detail of illustration for NY Times, Real Estate section
It was created with a gouache painted texture that I layered into Photoshop for the background, then all the puzzle shapes and black & white vignette icons were all drawn digitally, including the lettering of the neighborhood names. All these elements were on separate layers so I could easily adjust all the elements within the composition.
Sunday NY Times, recent illustration cover assignment (Real Estate section)
full illustration for NY Times, Real Estate section
I started out as an illustrator in 1980, and one of my first clients was The NY Times… and I have created illustration work for them every year since. 36 years! 
Sunday NY Times, recent illustration cover assignment (Real Estate section)
detail of illustration for NY Times web site, Real Estate section
Posted here are some detail views of the finished illustration, the full view, and also a shot detail from the nytimes.com posting of the article and illustration. I actually have yet to see the printed Sunday Times with the illustration on the Real Estate section cover. 
For the past few years I have been doing illustrations in a much more realistic style manner… but for this assignment, due to the required light approach, I slipped back into my earlier more whimsical style mode, which you can still see samples of in the editorial and advertising portfolio sections on my web site, stevensalerno.com Take a look!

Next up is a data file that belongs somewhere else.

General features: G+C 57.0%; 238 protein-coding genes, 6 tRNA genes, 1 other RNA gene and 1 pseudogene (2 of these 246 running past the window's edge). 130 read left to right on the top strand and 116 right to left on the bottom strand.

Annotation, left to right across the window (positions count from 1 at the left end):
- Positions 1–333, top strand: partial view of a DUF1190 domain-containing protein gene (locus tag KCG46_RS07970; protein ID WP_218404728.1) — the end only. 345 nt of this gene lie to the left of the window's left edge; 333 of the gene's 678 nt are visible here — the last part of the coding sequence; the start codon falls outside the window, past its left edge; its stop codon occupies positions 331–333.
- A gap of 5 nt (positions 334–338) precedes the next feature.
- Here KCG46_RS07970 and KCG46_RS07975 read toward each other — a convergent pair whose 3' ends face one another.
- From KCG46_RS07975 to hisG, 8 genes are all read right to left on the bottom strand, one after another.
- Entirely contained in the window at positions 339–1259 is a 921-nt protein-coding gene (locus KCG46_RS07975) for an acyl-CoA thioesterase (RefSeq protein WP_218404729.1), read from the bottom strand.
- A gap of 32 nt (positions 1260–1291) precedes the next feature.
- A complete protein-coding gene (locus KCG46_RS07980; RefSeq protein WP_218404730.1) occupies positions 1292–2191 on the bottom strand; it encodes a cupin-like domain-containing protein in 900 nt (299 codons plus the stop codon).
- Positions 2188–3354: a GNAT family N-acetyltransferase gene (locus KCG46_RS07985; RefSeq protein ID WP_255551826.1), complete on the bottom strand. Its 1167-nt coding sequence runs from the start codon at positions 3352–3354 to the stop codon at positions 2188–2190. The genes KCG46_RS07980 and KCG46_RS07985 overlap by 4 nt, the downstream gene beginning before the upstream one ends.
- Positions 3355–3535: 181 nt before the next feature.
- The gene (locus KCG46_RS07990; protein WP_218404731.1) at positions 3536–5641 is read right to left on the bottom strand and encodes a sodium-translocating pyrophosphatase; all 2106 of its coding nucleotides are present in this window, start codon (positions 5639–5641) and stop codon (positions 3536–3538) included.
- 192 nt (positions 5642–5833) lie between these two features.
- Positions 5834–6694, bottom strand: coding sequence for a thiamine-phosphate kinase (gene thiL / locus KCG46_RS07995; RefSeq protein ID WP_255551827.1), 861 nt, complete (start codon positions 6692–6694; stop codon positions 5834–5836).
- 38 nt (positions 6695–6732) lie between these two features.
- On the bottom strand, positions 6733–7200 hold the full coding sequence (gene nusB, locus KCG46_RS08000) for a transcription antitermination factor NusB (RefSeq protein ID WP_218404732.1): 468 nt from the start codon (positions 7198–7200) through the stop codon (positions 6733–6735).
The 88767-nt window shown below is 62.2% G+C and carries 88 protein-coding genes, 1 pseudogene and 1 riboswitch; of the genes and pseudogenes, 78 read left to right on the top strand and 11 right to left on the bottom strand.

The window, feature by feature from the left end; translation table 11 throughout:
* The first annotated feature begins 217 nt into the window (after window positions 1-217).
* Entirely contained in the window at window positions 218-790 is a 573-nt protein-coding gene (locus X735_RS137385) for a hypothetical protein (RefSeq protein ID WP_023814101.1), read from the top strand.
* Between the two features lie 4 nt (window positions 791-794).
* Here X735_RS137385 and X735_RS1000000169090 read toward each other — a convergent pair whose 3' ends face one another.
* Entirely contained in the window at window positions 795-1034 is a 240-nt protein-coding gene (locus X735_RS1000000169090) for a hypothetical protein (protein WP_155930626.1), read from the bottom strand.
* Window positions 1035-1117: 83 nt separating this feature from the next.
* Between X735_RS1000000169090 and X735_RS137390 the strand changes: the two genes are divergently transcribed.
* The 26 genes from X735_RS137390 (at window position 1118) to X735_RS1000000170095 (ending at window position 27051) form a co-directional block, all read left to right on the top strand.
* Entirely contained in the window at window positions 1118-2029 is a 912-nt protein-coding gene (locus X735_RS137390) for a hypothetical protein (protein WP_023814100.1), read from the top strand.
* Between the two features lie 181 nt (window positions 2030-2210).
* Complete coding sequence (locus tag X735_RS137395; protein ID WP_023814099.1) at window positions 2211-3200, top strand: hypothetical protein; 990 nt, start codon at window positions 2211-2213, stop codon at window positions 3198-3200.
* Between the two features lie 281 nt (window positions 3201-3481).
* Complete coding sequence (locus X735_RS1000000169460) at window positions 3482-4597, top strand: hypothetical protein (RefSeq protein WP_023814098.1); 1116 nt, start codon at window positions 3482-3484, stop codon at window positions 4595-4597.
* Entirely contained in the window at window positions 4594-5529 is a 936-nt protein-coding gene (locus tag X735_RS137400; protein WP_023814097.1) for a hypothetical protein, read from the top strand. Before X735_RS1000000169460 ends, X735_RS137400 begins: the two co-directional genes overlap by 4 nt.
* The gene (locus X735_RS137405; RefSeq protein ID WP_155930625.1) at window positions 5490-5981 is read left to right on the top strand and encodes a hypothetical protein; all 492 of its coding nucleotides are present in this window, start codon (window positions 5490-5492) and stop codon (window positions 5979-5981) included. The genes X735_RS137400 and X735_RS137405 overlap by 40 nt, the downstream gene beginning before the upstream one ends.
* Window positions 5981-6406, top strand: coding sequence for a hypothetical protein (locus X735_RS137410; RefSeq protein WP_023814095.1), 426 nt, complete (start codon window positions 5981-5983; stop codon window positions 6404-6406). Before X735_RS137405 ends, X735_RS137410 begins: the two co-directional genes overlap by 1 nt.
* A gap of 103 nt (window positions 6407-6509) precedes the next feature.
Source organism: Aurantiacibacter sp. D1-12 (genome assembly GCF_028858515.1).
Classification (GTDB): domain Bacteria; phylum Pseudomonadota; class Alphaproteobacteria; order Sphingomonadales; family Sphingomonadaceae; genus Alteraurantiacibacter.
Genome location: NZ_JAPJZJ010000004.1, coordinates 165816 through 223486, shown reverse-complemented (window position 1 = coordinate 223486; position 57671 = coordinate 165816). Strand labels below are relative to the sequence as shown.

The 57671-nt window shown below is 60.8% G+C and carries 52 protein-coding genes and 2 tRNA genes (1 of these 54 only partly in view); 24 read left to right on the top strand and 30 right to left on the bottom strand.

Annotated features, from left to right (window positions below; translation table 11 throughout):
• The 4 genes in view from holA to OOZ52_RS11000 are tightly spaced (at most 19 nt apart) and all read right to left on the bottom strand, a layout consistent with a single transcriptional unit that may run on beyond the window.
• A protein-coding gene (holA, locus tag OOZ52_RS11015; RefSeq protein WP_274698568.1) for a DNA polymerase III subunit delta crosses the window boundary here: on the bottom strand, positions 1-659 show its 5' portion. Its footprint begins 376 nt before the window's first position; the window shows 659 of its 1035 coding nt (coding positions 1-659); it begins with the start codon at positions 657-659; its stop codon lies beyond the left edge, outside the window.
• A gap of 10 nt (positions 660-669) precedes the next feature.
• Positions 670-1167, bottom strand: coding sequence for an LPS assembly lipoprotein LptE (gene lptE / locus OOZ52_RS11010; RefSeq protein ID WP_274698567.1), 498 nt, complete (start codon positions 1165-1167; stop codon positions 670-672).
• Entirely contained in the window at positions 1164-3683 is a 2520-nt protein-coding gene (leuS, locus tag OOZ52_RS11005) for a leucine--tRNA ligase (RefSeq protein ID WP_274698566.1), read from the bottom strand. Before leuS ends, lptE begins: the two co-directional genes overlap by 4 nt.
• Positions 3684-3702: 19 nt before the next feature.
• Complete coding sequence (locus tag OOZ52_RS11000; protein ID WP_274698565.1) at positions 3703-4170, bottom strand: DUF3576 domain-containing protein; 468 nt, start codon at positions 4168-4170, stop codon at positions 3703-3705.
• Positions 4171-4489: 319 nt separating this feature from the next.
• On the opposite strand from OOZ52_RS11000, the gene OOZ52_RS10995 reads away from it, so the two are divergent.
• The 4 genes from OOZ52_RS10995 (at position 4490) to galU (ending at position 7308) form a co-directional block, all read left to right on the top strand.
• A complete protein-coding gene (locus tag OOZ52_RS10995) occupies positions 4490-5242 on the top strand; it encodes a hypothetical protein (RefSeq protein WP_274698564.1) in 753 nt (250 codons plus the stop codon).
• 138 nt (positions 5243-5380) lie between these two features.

…more sci-fi creature designs

As an illustrator, I am so busy with my children’s picture book assignments… I had two more picture books released in 2015, and two more released in 2016, with four more picture books slated for release in the next couple years as well. To date I think I’ve had about 25 picture books published. They are challenging and satisfying… (visit stevensalerno.com to view some of my many picture books for kids)


But I still have time to doodle and create art images for my own, some of which are alien creature sketches. I enjoy imagining what a creature from another world might look like, and have created so many fanciful creature designs that I made a separate portfolio section on my illustration web site just to show them, even though they are not at all connected to any illustration assignments I do for my clients in magazines, advertising and publishing -that is until earlier this year…

visit stevensalerno.com to view his sci-fi creature sketches

...more sci-fi creature designs